Participants’ task was to avert gaze as fast as possible to one of three circles below the stimulus with the same color (see Fig. 1A). The emotional expressions were presented in a fixed sequence, repeated five times (NxxyNyyxNNyyxNxxyN; N = neutral; x and y = angry or happy counterbalanced over participants), in order to ensure that all successive trial-types occurred equally often [7]. Before the onset of each task, participants performed 10 neutral practice trials. Stimuli were presented on a 17-inch CRT monitor. The session was concluded with three 30-trial awareness checks, with the stimuli presented in the same manner as the social dominance task, but with the instruction to identify the emotion of the masked target in a 3-alternative-forced choice design (3AFC).

Figure 1. Illustration of the social dominance task and results.

A. Outline of the social dominance task (figure adapted from [3]). B. Dominance increases gaze duration to angry bodily and compound expressions, but not to facial expressions.

Trait dominance.

Participants completed the Behavioral Activation Scale (BAS) [14], as a measure of trait dominance and non-dominance related reward sensitivity. The BAS questionnaire consists of three subscales: fun-seeking (BASF; e.g., “I will often do things for no other reason than that they might be fun”), drive (BASD; e.g. “I go out of my way to get things I want”), and reward responsiveness (BASR; e.g. “It would excite me to win a contest”). These subscales have successfully been used to distinguish between dominance (BASD and BASR) and non-dominance related reward sensitivity (BASF) [3], [14].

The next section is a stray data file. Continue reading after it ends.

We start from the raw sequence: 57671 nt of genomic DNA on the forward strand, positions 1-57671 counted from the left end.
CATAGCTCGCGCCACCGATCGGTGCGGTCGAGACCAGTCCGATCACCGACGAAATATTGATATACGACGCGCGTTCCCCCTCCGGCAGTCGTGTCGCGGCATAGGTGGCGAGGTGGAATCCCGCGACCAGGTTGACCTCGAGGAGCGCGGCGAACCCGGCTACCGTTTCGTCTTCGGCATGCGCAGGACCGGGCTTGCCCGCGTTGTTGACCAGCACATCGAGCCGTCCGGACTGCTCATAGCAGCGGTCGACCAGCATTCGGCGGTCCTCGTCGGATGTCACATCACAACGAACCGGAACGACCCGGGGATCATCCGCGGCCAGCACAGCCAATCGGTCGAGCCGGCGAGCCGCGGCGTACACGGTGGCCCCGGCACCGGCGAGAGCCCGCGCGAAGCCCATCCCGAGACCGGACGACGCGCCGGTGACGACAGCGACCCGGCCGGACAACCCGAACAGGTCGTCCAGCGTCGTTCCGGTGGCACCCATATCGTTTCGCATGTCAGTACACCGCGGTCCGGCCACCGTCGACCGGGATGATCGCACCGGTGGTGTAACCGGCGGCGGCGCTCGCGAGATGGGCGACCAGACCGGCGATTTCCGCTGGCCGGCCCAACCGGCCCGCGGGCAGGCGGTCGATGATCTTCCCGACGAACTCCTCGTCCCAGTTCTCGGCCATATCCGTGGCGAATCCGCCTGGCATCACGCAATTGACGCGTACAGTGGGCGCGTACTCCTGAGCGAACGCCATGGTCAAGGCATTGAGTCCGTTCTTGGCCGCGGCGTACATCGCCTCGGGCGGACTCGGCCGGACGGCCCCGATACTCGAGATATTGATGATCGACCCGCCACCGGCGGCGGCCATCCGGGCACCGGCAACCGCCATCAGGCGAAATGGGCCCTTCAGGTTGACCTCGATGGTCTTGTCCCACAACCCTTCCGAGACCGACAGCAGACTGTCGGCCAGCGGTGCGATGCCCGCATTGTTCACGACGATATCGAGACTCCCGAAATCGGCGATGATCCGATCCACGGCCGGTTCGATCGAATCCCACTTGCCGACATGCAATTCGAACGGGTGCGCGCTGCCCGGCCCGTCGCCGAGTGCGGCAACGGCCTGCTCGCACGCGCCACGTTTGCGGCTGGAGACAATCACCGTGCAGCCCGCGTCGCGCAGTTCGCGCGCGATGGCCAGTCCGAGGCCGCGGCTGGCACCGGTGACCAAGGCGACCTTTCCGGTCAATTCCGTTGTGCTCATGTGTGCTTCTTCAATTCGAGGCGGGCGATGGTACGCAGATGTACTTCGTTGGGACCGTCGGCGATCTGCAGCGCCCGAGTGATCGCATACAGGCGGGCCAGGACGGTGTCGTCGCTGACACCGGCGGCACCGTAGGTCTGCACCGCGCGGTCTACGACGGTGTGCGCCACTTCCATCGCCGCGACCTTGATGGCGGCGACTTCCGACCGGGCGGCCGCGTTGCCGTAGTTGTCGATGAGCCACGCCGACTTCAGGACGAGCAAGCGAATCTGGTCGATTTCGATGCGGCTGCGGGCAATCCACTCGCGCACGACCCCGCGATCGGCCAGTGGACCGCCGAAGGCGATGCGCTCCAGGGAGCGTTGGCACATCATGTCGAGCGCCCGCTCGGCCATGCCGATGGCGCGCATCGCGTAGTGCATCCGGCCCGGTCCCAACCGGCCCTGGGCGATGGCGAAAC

Data analysis.

Gaze latencies (time between target onset and first gaze on target-circle) were recorded with a Tobii X120 binocular eyetracker sampling at 120 Hz (Tobii Technology, Danderyd, Sweden). Latencies shorter than 100 ms or more than 3SDs from the individual’s mean within each task were discarded, and mean latency was computed for each emotional condition in each task, and used for further analysis.

Dominance-related BAS scores were calculated by combining the scores on the drive and reward-responsiveness BAS scale, rs(32) = .67, p<.001 [3]. Non-dominance related BAS scores were defined as the score on the fun-seeking BAS scale. Dominance and non-dominance related BAS scores were not significantly related, rs(32) = .13, p = .48.

Individuals who scored significantly above chance-level (>14 correct; chance level = 10 correct on 30 trials; binomial test with one-tailed α = .05) on the objective awareness-check were excluded from further analyses (face: null, body: three, compound: five). Using a general linear model (GLM) for repeated measurements, we tested for each task separately if emotional expression influenced gaze duration. In line with previous studies [3], [7], linear regression analyses were used for the three tasks separately on the angry-happy contrast with dominance and non-dominance related BAS-scores as predictor variables.